If you think about the integrated nature of the global economy, we’re clearly living in an age of tectonic change. Global trade flows have already tripled since 2002. 

Alongside those global trade flows come exchanges of people, exchanges of ideas, exchanges of aspirations and an understanding of different cultures. 

And a globally integrated world has the power to transform lives by lifting people and indeed their countries out of poverty. 

The first wave of globalisation was, of course, driven by the United Kingdom, and the second was led by the United States. 

Today, we are seeing a third wave of this big shift. This is not old-school globalisation dominated by the industrial economies, but a new wave led by emerging economies, many of which are in our region. 

In Asia Pacific, this transition is also being driven by the structures and agreements that are now being put in place to facilitate trade and investment flows. 

Regional banks like ANZ have a pivotal role to play in this shift and we need to be in the thick of it: facilitating trade and investment whilst building trust between those joining the new integrated global economy. 

And as we continue to grow our business in the region, we also have to be vigilant those we deal with comply with the highest social and environmental standards.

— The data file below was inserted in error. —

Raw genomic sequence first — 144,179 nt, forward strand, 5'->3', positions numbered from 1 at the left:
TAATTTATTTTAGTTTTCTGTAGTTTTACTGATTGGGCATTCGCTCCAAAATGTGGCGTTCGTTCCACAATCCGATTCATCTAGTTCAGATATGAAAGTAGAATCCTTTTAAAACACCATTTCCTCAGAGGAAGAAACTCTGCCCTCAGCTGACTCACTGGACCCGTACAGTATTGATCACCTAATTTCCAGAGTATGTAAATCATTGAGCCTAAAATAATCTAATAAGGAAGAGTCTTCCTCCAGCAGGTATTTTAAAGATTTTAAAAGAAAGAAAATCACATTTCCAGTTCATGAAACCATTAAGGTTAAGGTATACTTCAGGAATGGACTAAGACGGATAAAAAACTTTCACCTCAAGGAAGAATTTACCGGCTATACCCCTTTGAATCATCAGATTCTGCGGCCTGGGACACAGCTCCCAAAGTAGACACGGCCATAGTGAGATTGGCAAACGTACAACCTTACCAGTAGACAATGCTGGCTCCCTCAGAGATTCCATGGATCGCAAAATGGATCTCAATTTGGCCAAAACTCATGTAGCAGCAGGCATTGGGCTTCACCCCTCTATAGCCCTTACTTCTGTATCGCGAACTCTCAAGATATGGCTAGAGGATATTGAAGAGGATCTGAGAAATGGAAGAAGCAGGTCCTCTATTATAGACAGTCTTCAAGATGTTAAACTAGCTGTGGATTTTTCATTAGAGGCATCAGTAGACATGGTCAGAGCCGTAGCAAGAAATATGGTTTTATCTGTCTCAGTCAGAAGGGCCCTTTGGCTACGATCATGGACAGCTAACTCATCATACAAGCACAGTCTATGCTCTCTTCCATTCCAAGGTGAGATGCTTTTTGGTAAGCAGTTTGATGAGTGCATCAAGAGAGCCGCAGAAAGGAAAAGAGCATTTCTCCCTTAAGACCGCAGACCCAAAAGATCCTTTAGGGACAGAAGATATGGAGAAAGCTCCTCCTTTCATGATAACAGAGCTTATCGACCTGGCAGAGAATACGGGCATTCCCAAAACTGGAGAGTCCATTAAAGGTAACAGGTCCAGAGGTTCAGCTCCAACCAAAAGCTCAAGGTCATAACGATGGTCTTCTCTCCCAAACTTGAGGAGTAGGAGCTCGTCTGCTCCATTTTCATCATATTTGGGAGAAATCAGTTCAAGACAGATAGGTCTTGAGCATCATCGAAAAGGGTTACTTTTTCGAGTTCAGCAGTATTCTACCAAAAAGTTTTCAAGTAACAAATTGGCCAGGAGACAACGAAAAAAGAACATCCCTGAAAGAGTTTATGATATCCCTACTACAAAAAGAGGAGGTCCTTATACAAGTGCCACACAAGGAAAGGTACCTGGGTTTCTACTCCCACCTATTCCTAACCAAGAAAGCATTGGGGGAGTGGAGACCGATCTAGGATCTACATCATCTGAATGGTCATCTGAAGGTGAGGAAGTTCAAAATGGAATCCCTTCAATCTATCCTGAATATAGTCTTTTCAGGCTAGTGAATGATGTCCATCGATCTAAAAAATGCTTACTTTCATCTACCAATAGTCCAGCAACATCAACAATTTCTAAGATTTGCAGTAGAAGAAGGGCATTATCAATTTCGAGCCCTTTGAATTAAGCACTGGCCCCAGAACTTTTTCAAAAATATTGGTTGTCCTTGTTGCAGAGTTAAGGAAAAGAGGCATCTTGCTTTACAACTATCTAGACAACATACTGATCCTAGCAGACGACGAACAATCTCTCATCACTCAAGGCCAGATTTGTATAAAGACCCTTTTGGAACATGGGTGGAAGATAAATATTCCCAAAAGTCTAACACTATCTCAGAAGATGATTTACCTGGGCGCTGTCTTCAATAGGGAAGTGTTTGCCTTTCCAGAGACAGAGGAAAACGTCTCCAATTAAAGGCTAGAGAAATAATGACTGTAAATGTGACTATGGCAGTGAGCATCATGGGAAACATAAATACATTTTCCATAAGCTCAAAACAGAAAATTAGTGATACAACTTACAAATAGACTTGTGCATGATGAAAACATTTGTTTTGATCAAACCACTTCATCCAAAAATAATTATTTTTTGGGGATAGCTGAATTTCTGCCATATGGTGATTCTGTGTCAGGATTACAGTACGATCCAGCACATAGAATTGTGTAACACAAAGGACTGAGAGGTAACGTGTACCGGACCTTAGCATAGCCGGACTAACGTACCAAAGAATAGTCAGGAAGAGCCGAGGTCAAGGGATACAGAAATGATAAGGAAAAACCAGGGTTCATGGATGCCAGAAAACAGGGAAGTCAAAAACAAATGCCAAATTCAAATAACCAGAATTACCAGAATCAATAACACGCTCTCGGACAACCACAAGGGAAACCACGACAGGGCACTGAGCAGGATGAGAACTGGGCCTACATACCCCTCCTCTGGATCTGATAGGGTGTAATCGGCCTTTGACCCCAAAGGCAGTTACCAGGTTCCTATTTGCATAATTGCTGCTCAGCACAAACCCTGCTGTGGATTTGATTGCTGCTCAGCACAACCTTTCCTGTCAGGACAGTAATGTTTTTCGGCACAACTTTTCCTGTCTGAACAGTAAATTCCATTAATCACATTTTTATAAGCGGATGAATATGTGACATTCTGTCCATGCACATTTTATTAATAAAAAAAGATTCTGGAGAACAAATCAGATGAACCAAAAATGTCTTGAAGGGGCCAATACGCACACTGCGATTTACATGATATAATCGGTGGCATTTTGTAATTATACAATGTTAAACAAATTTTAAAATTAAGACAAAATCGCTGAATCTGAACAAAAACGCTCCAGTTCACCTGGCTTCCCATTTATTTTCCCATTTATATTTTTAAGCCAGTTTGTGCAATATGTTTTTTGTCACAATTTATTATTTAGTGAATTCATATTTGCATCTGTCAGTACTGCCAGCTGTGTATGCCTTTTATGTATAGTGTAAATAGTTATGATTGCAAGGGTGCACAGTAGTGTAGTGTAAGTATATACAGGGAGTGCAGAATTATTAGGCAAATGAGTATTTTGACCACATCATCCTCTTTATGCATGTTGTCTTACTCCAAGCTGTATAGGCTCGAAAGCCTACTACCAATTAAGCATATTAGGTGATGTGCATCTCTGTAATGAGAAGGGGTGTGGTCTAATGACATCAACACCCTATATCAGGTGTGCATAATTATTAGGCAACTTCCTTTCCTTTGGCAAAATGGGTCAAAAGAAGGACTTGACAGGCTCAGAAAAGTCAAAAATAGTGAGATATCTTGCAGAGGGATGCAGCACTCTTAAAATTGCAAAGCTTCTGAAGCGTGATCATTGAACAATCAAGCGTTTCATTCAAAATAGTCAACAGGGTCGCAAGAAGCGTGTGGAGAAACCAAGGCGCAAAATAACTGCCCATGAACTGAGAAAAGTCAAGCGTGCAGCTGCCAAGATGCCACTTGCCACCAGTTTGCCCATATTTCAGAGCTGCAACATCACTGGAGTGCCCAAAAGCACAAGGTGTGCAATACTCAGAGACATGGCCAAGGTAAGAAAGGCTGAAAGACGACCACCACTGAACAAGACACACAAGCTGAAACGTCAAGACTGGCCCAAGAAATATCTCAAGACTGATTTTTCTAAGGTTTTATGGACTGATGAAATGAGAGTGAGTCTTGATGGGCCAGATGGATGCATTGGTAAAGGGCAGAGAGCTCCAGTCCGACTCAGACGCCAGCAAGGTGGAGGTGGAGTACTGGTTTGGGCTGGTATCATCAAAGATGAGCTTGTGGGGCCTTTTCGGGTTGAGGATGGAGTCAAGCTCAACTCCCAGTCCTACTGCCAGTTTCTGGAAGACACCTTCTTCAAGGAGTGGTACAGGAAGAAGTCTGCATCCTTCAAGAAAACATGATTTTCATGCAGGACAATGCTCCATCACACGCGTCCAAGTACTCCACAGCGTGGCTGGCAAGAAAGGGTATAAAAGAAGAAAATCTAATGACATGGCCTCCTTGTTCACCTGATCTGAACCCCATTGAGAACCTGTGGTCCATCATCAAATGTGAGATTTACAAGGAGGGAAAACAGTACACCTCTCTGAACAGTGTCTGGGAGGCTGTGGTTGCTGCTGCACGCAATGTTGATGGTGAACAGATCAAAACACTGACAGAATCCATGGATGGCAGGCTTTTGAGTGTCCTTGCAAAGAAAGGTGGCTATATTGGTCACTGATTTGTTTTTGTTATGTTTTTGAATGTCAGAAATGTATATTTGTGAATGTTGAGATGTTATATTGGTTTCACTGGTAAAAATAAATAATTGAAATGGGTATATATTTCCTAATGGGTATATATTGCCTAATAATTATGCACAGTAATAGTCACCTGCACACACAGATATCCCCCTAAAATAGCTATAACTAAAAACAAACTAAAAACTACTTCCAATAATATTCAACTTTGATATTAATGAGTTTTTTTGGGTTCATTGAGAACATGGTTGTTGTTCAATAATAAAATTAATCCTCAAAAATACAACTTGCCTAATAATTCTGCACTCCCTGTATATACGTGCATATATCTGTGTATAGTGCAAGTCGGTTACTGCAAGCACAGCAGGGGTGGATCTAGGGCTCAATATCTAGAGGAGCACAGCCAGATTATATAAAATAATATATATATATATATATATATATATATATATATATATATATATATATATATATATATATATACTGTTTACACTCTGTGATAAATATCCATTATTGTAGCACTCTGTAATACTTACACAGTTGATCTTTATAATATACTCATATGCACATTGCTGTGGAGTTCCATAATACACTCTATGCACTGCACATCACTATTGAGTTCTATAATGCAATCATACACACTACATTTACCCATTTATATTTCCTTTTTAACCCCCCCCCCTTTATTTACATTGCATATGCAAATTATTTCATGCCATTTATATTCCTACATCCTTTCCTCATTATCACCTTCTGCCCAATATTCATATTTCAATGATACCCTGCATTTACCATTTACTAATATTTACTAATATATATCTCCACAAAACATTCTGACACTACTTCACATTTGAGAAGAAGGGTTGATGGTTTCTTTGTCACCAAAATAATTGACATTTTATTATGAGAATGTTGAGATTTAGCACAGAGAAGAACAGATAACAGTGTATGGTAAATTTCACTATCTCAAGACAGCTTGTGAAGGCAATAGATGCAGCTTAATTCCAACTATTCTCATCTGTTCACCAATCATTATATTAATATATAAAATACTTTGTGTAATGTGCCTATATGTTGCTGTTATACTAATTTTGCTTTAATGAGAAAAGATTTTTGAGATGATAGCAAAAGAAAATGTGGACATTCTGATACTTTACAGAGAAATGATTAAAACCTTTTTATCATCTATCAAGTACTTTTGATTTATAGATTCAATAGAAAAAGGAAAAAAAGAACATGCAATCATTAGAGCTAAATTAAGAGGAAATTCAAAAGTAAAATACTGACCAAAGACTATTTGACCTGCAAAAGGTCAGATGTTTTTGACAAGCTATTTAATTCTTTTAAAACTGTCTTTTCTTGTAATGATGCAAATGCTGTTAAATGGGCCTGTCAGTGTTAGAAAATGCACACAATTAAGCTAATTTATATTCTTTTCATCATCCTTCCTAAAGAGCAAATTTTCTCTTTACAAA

As a bank, we have always stood by people and companies that work hard to build good businesses; we are the bank for those who want to step out and take advantage of the new global economy.  

The second big shift is the world’s changing demographics. 

Throughout the world, the size, age and geographic pattern of the global population is changing. From rapid urbanisation to rapid ageing…we need to anticipate the new demands this creates. 

It’s a complex, fast-moving picture. The shape of the family is changing at speed. Incomes are rising. The Asian middle class is growing. Birth rates are falling. Health developments are driving life expectancy up. 

All of this is occurring against a backdrop of rapid urbanisation. Around 45 million people in Asia are moving to cities each year. By 2050, two thirds of the world’s population will be urban and we will see dozens of new megacities. 

Inevitably, these changes bring new challenges. As cities become larger and denser, infrastructure is becoming more complex and more costly. Concerns are growing about the financial security of an ageing population. Health services are under real pressure. 

And as the world grapples with these changes, we want ANZ to be out there, understanding the issues, looking at the opportunities being created, and asking how business innovation can solve some of the emerging challenges.